I began my maths Inquiry this year wanting to find ways to strengthen and develop children's number knowledge and strategies to provide a good foundation for the development of future stages.
Number identification was the main focus to begin with so that children could read, sequence, rote count, and record the numbers 1 to ten. For some students, language was a difficulty in developing "number sense" and I looked at ways to help these students with games, physical movement, concrete manipulatives, subitising and iPad activities. Once the students started to gain number identification we moved on to solving number problems using various strategies.
Solving number problems provided lots of opportunities to talk. Group work with friends was important for some children to gain confidence at explaining their findings without the pressure of performing in a whole class situation. They talked about the strategies they used, compared answers and worked out who was more likely to be correct by sharing their findings all the while building up their essential skills and language needed for a good foundation.
I hope to able to use the information I have gathered this year to give my next years learners a head start. I plan to use a maths wall from the beginning of the year to provide the children with the "verbal tools". By purposely exposing the children to mathematical language repeatedly and posing everyday maths problems I hope that the children will see how they too can use the strategies such as skip counting to solve problems. And they will see that numbers are not just used in maths time but are an important part of our lives.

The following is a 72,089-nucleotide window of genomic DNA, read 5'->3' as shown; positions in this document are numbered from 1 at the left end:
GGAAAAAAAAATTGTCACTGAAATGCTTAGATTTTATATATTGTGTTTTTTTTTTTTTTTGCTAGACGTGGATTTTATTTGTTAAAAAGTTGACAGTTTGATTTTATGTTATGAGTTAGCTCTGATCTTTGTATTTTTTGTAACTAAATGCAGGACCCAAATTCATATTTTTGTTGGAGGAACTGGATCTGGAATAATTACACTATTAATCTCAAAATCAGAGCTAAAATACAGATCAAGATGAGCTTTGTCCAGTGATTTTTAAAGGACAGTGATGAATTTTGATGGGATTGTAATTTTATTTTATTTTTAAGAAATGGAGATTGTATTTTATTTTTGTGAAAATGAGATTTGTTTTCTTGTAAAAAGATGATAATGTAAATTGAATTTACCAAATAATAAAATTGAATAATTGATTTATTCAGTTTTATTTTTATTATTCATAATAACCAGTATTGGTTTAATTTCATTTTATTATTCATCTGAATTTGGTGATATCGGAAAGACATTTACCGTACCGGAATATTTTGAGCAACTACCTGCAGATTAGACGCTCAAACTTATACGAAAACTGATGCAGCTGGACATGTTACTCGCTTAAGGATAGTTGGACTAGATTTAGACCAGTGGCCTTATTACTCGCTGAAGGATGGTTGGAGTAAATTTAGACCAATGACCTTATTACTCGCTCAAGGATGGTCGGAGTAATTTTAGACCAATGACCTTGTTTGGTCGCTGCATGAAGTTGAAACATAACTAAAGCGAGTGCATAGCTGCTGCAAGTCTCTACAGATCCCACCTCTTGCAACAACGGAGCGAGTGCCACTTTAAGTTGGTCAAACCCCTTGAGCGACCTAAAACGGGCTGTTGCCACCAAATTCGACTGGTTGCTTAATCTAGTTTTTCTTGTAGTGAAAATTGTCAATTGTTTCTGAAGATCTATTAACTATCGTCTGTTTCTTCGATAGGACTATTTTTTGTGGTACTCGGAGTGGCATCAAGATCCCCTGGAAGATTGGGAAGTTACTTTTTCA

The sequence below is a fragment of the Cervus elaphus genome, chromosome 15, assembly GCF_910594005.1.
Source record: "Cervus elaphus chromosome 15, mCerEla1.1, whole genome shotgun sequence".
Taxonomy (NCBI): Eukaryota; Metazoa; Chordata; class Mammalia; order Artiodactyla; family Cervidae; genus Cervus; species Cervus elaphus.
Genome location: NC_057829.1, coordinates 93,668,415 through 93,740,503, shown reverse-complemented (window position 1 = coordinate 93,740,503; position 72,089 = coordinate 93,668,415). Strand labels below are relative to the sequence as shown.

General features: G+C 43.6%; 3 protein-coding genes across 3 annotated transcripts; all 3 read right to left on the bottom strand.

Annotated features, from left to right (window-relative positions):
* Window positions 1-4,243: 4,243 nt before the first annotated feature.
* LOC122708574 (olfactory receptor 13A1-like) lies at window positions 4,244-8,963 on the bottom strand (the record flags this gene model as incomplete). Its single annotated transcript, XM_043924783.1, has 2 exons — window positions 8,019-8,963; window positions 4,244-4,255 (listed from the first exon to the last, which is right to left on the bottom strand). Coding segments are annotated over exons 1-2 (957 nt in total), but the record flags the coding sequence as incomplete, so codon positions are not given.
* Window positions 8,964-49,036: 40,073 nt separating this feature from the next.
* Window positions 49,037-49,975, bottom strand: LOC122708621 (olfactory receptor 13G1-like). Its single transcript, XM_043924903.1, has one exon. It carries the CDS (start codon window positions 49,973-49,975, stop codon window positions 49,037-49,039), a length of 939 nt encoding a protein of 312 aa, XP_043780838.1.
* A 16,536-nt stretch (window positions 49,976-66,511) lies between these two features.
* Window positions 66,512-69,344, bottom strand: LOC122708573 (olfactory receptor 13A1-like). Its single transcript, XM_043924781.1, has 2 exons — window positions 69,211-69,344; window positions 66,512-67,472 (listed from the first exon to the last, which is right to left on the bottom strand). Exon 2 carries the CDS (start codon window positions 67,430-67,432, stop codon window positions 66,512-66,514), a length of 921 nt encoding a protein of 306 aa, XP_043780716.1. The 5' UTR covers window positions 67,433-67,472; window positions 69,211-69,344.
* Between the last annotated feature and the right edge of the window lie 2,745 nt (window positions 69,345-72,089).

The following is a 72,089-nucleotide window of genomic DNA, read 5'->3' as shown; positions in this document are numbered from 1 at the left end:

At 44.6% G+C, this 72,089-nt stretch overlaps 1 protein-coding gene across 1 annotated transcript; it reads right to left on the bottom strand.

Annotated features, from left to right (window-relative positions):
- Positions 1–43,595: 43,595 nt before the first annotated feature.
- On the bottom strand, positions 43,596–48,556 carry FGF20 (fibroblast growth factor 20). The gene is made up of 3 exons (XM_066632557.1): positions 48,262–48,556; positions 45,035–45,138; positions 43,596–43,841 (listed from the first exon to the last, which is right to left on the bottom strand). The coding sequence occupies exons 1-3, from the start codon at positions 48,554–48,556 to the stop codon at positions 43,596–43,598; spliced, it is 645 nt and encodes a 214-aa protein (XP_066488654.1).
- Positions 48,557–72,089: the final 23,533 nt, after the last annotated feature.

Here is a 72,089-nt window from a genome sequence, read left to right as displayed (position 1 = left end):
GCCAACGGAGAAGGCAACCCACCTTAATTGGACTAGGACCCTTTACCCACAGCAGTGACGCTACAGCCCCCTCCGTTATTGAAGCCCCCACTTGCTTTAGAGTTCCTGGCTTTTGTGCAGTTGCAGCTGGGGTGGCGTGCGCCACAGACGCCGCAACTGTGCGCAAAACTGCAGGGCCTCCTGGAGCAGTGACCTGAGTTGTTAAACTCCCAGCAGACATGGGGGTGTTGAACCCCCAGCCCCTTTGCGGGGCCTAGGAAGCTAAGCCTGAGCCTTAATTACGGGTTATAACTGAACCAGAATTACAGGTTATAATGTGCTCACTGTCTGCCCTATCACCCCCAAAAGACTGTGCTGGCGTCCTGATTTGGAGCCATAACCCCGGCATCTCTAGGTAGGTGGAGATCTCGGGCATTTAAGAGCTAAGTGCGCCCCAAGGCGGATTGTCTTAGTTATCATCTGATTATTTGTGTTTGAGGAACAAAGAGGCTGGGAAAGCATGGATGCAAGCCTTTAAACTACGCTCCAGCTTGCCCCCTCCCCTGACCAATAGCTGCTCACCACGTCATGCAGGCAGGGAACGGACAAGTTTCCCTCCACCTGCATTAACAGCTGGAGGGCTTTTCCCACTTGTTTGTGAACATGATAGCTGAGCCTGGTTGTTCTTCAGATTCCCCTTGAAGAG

Being more aware of aspects that children found difficulties with such as sequencing, ordering and making sure objects to be counted are in an ordered pattern has made me more aware of thinking of and providing lots of different types of opportunities for learning.
Data has been gathered by the formal JAM testing and has provided further information. There has been mixed acceleration in the priority group (as can be seen from the data) with some being significant by moving through the stages while for others even a minor change in a stage has still been significant for them. But the overall growth in confidence, the willingness to explain and give things a go, to use mathematical language and make connections show the children have made a good start in laying solid foundations for their maths learning.